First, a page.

France looks set to implement a series of groundbreaking laws designed to induce landlords to rent to a wider variety of income levels.
The term laissez-faire may be a French import, but you can’t accuse France’s new government of taking a hands-off approach when it comes to rent. The country’s socialist-led coalition is introducing a slew of new, groundbreaking laws to control rents and cap real estate agent fees. Counterbalancing these tenant-friendly measures, there will also be decrees giving property owners a state insurance system against unpaid rent, and limiting taxes for landlords who offer rental apartments in high-demand areas. Dubbed collectively the Loi Duflot after housing minister and Green Party member Cécile Duflot, the laws will hold throughout France but will be especially tight in designated "strained" zones, which contain 4.6 million homes in total. These include Paris, of course, but also Marseille, Lyon, Montpellier, the Corsican city of Ajaccio, and the Atlantic resort of Arcachon.
Still, with the country’s highest rents by far, it’s the Paris market that will be affected most by the new law. The Parisian rental market currently has its fair share of problems, some familiar, some distinctive. Good Paris apartments are hard to come by (some say almost mythical) and their rents seriously stretch the resources of people with low and middle incomes, partly because international absentee landlords have soaked up much of the better stock. In a local twist on housing hell, agents also have too strong a hold on supply. Frequently demanding high finders fees, they can also charge customers up to €400 for access to lists of apartments for rents, lists that are notorious for containing properties that turn out to have already gone.
French landlords also tend to be exceptionally risk averse and wary of leasing to anyone except the very wealthy. A friend of mine with a steady job was repeatedly asked by landlords for a “parental guarantee” at the age of 44. To be fair, this reticence is partly a response to strong tenants rights — no one in France can be evicted during the winter months, for example. Coupled with high rent, this attitude pushes poorer Parisians either far into the suburbs away from their jobs, or into the arms of unscrupulous "Marchands de sommeil" or "sleep peddlers," slum landlords who pack tenants into small, sometimes hazardous spaces.
The Loi Duflot is an attempt to tackle these problems head-on. When it comes into effect in 2016, agents’ fees will be capped, rental lists accessible by fee only will be banned and the number of documents required by prospective tenants will be cut. More radically still, high demand areas such as inner Paris will get rent caps. No new rental contract will be permitted to charge more than 20 percent per square meter above the neighborhood’s median rent, which will be assessed annually by a "local rent observatory." Existing rental contracts that overstep that limit will have to be brought down when they are renewed.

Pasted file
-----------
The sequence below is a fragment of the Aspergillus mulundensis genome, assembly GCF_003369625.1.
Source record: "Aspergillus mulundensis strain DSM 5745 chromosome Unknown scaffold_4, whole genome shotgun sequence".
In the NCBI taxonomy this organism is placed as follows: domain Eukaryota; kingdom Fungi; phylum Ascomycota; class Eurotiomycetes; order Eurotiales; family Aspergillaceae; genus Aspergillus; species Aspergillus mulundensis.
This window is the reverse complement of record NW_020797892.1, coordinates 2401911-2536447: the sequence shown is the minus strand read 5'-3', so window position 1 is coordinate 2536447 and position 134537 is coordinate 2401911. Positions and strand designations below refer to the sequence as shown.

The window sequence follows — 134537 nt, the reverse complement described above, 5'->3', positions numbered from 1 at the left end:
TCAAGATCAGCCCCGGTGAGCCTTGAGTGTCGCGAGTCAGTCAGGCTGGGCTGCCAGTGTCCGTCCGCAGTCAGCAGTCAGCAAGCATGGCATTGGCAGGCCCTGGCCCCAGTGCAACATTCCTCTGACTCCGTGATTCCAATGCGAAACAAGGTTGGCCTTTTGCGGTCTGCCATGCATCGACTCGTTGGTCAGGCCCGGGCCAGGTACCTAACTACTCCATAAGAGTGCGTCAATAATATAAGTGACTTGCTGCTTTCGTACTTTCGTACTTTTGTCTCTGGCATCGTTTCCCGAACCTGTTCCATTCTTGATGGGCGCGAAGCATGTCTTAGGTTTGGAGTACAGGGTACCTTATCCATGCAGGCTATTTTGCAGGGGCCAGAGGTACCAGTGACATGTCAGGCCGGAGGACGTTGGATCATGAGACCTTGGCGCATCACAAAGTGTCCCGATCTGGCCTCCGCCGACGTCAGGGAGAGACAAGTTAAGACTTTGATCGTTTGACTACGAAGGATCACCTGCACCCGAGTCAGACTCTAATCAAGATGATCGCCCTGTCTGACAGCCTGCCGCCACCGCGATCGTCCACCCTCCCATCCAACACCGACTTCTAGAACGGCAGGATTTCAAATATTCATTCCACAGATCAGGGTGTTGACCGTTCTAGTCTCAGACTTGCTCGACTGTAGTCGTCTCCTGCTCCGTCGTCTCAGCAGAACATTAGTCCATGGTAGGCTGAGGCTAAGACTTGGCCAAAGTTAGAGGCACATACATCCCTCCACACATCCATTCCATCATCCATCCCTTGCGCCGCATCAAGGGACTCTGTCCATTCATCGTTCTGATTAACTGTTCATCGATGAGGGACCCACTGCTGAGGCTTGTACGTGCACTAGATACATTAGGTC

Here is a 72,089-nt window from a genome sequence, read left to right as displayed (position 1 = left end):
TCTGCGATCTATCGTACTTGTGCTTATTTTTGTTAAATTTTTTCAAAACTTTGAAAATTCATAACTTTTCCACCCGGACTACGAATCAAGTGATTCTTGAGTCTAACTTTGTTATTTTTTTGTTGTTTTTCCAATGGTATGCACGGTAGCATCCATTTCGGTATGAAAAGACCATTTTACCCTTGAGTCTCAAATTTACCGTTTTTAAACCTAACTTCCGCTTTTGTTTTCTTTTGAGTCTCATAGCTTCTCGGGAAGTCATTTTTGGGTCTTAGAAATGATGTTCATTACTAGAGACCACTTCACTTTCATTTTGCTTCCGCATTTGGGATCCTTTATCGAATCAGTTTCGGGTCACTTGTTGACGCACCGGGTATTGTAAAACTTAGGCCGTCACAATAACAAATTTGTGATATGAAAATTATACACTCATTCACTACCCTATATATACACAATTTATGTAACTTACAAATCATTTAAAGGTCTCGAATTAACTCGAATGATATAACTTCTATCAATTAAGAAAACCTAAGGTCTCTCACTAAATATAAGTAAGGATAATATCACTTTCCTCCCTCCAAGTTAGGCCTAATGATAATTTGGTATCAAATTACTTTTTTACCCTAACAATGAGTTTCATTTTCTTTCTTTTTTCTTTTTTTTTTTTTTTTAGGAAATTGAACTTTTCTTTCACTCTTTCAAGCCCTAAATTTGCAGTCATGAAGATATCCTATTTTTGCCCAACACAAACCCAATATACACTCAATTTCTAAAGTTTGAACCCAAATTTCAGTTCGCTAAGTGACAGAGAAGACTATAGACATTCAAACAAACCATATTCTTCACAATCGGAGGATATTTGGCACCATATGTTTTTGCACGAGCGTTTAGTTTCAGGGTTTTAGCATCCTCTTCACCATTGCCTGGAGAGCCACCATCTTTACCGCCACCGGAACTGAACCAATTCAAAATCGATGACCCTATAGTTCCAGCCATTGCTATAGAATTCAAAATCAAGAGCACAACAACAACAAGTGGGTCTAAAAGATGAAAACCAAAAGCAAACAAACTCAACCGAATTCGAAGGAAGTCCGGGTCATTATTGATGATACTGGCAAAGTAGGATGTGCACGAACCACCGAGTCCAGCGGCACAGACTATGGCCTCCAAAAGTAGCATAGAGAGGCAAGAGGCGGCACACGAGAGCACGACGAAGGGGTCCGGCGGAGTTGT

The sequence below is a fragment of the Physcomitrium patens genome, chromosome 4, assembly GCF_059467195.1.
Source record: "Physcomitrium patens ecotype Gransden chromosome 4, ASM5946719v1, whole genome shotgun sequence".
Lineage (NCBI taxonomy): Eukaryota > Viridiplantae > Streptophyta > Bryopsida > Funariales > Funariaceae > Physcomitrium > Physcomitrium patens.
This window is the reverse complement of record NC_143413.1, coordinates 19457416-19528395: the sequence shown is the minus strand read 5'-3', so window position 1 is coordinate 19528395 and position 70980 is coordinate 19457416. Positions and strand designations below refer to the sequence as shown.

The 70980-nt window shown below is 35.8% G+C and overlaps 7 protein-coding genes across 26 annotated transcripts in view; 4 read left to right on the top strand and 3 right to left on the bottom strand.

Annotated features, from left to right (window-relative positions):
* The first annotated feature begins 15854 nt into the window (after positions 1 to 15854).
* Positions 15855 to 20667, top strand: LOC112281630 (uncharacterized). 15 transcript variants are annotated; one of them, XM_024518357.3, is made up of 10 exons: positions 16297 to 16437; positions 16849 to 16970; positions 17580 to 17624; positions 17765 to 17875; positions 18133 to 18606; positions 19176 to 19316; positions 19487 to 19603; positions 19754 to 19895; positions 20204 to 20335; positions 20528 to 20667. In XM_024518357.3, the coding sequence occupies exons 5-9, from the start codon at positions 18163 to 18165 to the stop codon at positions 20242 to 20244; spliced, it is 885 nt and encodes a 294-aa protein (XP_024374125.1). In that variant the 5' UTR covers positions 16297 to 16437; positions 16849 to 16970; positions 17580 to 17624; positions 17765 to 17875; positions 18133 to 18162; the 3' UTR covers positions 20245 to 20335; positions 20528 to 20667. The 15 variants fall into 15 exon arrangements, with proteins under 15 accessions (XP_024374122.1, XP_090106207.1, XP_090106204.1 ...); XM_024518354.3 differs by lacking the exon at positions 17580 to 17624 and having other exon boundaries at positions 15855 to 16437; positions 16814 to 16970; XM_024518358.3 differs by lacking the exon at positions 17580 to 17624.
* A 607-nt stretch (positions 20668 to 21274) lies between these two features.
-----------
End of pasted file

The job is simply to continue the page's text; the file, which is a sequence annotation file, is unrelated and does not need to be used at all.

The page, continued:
None of this rules out the possibility of rent increases. If all landlords set their rents at the highest legal level, then the median will surely push up year on year. But it should slow the process down and ensure enough regularity throughout neighborhoods for prospective tenants to feel confident that they’re not getting ripped off.
Landlords are also getting some benefits, too. They’ll get a cap (albeit at a not inconsiderable 18 percent) on the tax they pay on rental earnings if their property is in an area of shortage. More significantly, both tenants and landlords will pay into a government run insurance fund against unpaid rent. If a tenant defaults, landlords will no longer have to chase them through the courts, but simply apply to the fund for reimbursement. This fund will pay the landlord upfront, then investigate the claim themselves. If the tenant has defaulted due to unemployment, illness or low income, they’ll receive rent relief (a system already in place in France). If they’re just negligent or taking advantage, however, they’ll get sued. The crucial move here is that a potential burden is taken off landlords’ shoulders, who may then consider lower income tenants less of a risk and thus take more of them on.
Widely viewed as tenant-friendly legislation, the new law is feared by critics who think it will encourage landlords to sell up and, by sucking rentals off the market, steadily push up median rents. At present, however, the trend seems to be slightly in the other direction, as the law has arrived during a period when Paris' and France’s rental markets have been settling down. Paris rents have remained static since May 2012 – in some wealthier areas such as St Germain des Pres, they’ve actually gone down slightly, leaving the average city rent at €30.97 per square meter.
There are also a few more apartments around to chase. According to Foncia, France’s largest rental company, while the number of Paris rental contracts has increased 11 percent since last June, the number of flats seeking renters has risen even further, to 13 percent in Paris and 24 percent in the greater Paris region (where there is more new construction). Renters are also getting slightly pickier – the average time Foncia’s Paris rental apartments lay empty increased by two days to (a still modest) 15 days in total. Even with static or falling rents, it seems that buying apartments to rent out and constructing new buildings still remains profitable enough to attract investors. How effectively the Loi Duflot will work remains to be seen, but counterblasts against it have so far been muted, reflecting a shaky consensus that policies leaving rent levels to the market are making French cities unlivable. For now, French big city tenants are looking forward to their rent processes and prices becoming that little bit less hellish.